MSF continues to focus primarily on providing medical services in hospitals and clinics in Haiti, but teams are also adapting to the evolving situation on the ground.
Haiti 2010 @ Benoit Finck
Doctors Without Borders/Medecins Sans Frontieres (MSF) continues to focus primarily on providing medical services in hospitals and clinics in Haiti, but teams are also adapting to the evolving situation on the ground.
In Port-au-Prince, for instance, surgeons at the two school buildings now serving as the “New Carrefour Hospital”—the quake and its aftershocks rendered the original hospital unsafe—performed 40 operations on Wednesday. In the Carrefour Feuille neighborhood, where 9,000 people are living in temporary shelters, a team consisting of two nurses, a doctor, and an obstetrics specialist are running a clinic in a tent, tending to both people with injuries from the quake and also people afflicted with diarrhea and fevers.
In area called Delmas 30, a post-operative “village” has been assembled in tents, a place people who were operated on elsewhere can rest and recover. Brigg Reilley, an MSF epidemiologist in Haiti, says such facilities are crucial for the vast numbers of post-op patients, both in the short and long-term: "The most serious cases are going to continually need dressing and regular cleaning, all part of a very nursing-intensive process. We're eventually going to need skin grafts and prosthetics. These will be needed not only in the next days, but in the coming weeks, months, and beyond. Even after the current media spotlight on Haiti fades, there will be patients with extensive orthopedic needs as a result of the earthquake."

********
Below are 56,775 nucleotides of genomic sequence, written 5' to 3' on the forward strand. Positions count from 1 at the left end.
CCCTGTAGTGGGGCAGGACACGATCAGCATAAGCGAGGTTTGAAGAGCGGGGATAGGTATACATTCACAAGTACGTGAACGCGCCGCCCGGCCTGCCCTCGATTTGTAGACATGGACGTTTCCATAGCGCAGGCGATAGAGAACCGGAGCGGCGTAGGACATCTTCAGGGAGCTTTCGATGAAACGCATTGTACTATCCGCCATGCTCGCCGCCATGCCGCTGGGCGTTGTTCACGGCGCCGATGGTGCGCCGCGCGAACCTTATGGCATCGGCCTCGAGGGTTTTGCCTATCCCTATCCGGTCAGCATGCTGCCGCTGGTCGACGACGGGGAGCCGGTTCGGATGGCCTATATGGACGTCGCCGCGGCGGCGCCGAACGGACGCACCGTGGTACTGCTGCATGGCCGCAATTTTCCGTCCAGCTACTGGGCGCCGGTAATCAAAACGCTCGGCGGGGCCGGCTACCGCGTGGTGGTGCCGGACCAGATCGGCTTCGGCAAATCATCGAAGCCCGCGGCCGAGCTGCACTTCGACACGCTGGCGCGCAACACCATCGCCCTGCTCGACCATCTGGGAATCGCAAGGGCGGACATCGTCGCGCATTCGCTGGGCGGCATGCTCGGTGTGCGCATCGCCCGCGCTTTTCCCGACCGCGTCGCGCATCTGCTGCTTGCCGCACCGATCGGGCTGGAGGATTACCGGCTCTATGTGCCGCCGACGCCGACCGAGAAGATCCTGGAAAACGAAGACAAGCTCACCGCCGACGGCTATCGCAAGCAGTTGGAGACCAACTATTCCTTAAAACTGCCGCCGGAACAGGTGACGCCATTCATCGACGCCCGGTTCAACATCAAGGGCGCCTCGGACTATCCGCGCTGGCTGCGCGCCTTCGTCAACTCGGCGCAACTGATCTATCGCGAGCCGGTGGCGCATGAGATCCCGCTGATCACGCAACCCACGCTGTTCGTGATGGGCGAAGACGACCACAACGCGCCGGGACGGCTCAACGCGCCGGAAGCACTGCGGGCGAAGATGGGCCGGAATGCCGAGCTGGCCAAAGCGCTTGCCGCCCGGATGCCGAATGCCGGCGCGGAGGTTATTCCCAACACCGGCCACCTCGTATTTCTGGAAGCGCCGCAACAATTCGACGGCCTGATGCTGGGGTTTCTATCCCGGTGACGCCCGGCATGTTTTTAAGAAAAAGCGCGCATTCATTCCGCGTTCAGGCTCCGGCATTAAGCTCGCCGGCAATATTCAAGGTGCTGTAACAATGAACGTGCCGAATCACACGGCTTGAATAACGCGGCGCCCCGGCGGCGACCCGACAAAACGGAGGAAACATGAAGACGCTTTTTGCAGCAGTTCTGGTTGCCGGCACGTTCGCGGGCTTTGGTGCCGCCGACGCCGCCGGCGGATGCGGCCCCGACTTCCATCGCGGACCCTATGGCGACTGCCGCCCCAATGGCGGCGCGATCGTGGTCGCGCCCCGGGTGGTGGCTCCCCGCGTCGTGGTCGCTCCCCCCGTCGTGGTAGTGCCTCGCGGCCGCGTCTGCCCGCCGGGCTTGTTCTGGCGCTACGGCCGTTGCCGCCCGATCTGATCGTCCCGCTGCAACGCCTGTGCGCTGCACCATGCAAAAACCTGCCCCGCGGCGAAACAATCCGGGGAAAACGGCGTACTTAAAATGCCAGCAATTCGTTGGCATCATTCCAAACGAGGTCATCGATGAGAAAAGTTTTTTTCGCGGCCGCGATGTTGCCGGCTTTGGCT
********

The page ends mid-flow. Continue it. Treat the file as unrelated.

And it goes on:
Similar services are available in a former kindergarten known as "Mickey” that is now a 60-bed facility. There are another 30 beds in Bicentenaire, and a former secondary school in the Champs Mars area is now a clinic that will provide inpatient accommodations as well. Outside Port-au-Prince, in the hard-hit town of Jacmel, MSF is working with the local hospital to provide care in their building and in tents surrounding it.
MSF has also brought in the staff and equipment necessary to provide water to some of the communities in which we are working. A new clinic has opened in Grace Village, for example, and the team is taking responsibility for supplying water to the 15,000 people in the area. Near the Chancerelle Hospital, MSF is using water bladders to supply a community that is camped in the open. A similar project is underway near kindergarten Mickey.